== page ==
Destination      Netmask          Gateway          Iface            Metric
10.0.0.1         255.255.255.255  10.0.0.28        eth0 (10.0.0.26)      0
10.0.0.2         255.255.255.255  10.0.0.28        eth0 (10.0.0.26)      0
10.0.0.3         255.255.255.255  10.0.0.28        eth0 (10.0.0.26)      0
10.0.0.4         255.255.255.255  10.0.0.28        eth0 (10.0.0.26)      0
10.0.0.9         255.255.255.255  10.0.0.28        eth0 (10.0.0.26)      0
10.0.0.10        255.255.255.255  10.0.0.28        eth0 (10.0.0.26)      0
10.0.0.11        255.255.255.255  10.0.0.28        eth0 (10.0.0.26)      0
10.0.0.12        255.255.255.255  10.0.0.28        eth0 (10.0.0.26)      0
10.0.0.17        255.255.255.255  10.0.0.28        eth0 (10.0.0.26)      0
10.0.0.18        255.255.255.255  10.0.0.28        eth0 (10.0.0.26)      0
10.0.0.19        255.255.255.255  10.0.0.28        eth0 (10.0.0.26)      0
10.0.0.20        255.255.255.255  10.0.0.28        eth0 (10.0.0.26)      0
10.0.0.25        255.255.255.255  *                eth0 (10.0.0.26)      0
10.0.0.27        255.255.255.255  *                eth0 (10.0.0.26)      0
10.0.0.28        255.255.255.255  *                eth0 (10.0.0.26)      0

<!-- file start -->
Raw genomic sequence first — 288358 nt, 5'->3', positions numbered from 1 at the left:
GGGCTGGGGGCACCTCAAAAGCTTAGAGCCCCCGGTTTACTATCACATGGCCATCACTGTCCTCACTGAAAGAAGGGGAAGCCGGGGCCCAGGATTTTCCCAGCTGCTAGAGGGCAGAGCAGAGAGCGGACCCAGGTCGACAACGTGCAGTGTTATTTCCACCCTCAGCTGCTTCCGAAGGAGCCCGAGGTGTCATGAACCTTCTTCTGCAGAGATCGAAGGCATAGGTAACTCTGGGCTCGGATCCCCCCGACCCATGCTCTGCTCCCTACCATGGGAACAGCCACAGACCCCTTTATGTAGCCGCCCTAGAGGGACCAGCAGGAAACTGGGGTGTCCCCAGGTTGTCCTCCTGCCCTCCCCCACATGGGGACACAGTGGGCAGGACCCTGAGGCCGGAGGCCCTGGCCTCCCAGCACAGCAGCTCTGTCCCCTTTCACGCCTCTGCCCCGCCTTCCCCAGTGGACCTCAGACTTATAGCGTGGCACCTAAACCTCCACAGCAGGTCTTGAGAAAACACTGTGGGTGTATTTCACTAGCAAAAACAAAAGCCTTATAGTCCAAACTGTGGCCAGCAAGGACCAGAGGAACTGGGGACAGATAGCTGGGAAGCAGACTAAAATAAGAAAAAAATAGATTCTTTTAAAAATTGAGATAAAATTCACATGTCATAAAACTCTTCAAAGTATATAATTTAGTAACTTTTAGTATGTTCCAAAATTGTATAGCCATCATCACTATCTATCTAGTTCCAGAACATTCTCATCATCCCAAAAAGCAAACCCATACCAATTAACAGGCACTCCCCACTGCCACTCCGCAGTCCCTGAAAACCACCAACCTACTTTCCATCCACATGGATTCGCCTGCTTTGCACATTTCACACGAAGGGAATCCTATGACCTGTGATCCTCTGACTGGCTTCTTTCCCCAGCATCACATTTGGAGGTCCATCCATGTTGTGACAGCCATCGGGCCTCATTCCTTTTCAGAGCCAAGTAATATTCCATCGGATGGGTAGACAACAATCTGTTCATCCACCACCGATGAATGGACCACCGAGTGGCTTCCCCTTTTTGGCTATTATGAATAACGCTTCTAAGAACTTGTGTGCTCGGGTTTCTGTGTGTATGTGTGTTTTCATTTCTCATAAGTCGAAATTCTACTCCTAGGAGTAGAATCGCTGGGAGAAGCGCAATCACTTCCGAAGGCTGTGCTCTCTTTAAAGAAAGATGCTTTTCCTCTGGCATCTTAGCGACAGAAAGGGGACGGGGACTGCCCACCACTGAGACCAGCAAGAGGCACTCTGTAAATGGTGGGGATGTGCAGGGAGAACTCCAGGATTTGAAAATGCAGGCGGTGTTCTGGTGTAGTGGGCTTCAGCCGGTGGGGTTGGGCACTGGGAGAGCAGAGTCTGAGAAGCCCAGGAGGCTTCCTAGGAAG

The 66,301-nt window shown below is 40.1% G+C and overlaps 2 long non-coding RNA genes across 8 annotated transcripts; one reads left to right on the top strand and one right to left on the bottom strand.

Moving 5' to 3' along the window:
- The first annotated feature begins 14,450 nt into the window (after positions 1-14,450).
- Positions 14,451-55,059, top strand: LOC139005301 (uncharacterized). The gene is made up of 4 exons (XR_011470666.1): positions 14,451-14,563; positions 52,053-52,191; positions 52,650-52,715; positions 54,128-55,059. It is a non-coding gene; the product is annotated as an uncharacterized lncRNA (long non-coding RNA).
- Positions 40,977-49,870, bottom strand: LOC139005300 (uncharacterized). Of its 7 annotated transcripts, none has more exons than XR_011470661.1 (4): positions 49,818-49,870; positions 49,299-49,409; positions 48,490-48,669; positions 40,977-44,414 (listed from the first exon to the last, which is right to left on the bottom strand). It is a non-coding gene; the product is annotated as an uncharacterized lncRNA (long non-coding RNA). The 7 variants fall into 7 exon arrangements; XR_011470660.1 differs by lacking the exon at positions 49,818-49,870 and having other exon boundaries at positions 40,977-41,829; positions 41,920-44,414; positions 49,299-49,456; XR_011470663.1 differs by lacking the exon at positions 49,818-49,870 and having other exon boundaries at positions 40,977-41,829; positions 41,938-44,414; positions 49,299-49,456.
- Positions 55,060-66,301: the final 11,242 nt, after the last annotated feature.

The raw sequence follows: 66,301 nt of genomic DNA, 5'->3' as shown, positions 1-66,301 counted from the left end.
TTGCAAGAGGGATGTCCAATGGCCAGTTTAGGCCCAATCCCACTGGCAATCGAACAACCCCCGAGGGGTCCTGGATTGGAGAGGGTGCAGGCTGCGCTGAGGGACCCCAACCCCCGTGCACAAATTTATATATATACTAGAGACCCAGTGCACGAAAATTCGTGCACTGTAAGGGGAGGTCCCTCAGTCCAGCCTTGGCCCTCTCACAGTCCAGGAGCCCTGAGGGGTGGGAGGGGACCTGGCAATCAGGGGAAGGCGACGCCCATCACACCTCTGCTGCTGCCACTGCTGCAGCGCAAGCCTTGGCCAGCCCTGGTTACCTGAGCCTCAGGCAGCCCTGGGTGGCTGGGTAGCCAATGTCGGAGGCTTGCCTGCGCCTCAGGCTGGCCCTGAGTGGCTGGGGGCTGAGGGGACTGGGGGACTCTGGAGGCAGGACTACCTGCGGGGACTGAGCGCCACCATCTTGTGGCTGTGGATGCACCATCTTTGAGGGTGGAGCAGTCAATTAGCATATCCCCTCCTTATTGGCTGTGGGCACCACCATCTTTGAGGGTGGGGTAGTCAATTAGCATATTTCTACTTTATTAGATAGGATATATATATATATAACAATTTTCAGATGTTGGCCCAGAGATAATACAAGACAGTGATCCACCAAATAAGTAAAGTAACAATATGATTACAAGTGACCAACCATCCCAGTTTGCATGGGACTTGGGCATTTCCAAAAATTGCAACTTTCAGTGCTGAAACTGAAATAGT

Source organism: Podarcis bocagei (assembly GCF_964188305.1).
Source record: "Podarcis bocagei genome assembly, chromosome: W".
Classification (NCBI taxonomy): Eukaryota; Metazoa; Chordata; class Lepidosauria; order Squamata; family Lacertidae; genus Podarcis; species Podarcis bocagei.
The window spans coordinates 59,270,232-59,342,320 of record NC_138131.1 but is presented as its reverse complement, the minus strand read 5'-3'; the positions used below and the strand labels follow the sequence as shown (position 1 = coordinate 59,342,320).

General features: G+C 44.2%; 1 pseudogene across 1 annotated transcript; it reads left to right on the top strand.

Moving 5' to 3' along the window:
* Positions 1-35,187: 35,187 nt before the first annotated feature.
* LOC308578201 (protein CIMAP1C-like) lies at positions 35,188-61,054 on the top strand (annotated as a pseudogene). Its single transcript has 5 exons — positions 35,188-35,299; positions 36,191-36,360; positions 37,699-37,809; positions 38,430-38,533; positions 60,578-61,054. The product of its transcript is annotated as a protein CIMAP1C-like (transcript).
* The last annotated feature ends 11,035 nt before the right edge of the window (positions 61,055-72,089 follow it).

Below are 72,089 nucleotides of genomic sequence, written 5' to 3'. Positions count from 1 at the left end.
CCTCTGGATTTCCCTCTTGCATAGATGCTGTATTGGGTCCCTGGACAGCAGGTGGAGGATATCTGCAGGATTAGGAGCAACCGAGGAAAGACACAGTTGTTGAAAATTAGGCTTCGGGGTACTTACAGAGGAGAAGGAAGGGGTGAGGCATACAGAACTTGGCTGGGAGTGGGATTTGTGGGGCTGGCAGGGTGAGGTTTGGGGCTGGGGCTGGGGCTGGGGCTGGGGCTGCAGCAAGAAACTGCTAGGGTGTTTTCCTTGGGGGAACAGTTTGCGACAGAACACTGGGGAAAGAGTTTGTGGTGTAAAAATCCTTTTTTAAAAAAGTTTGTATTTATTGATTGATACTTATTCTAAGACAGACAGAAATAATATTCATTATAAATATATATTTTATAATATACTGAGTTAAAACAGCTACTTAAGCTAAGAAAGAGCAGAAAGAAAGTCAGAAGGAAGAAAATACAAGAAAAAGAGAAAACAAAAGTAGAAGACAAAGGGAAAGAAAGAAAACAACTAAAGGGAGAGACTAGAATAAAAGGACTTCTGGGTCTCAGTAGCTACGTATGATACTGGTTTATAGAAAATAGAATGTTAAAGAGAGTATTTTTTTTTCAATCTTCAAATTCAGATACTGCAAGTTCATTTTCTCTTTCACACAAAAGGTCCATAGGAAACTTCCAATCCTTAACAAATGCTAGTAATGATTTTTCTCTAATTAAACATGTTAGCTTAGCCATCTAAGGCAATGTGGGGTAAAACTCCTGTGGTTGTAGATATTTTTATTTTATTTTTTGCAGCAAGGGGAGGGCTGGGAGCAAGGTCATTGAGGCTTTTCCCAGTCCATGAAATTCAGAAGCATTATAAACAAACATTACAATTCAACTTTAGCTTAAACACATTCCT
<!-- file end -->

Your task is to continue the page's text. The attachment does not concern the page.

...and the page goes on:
10.0.0.33        255.255.255.255  10.0.0.28        eth0 (10.0.0.26)      0
10.0.0.34        255.255.255.255  10.0.0.28        eth0 (10.0.0.26)      0
10.0.0.35        255.255.255.255  10.0.0.28        eth0 (10.0.0.26)      0
10.0.0.36        255.255.255.255  10.0.0.28        eth0 (10.0.0.26)      0
10.0.0.41        255.255.255.255  10.0.0.28        eth0 (10.0.0.26)      0
10.0.0.42        255.255.255.255  10.0.0.28        eth0 (10.0.0.26)      0
10.0.0.43        255.255.255.255  10.0.0.28        eth0 (10.0.0.26)      0
10.0.0.44        255.255.255.255  10.0.0.28        eth0 (10.0.0.26)      0
10.0.0.49        255.255.255.255  10.0.0.28        eth0 (10.0.0.26)      0
10.0.0.50        255.255.255.255  10.0.0.28        eth0 (10.0.0.26)      0
10.0.0.53        255.255.255.255  10.0.0.28        eth0 (10.0.0.26)      0
10.0.0.54        255.255.255.255  10.0.0.28        eth0 (10.0.0.26)      0
10.0.0.57        255.255.255.255  10.0.0.28        eth0 (10.0.0.26)      0
10.0.0.58        255.255.255.255  10.0.0.28        eth0 (10.0.0.26)      0

Node ConfiguratorB.area1router
-- Routing table --
Destination      Netmask          Gateway          Iface            Metric
10.0.0.1         255.255.255.255  *                eth0 (10.0.0.4)       0
10.0.0.2         255.255.255.255  *                eth0 (10.0.0.4)       0
10.0.0.3         255.255.255.255  *                eth0 (10.0.0.4)       0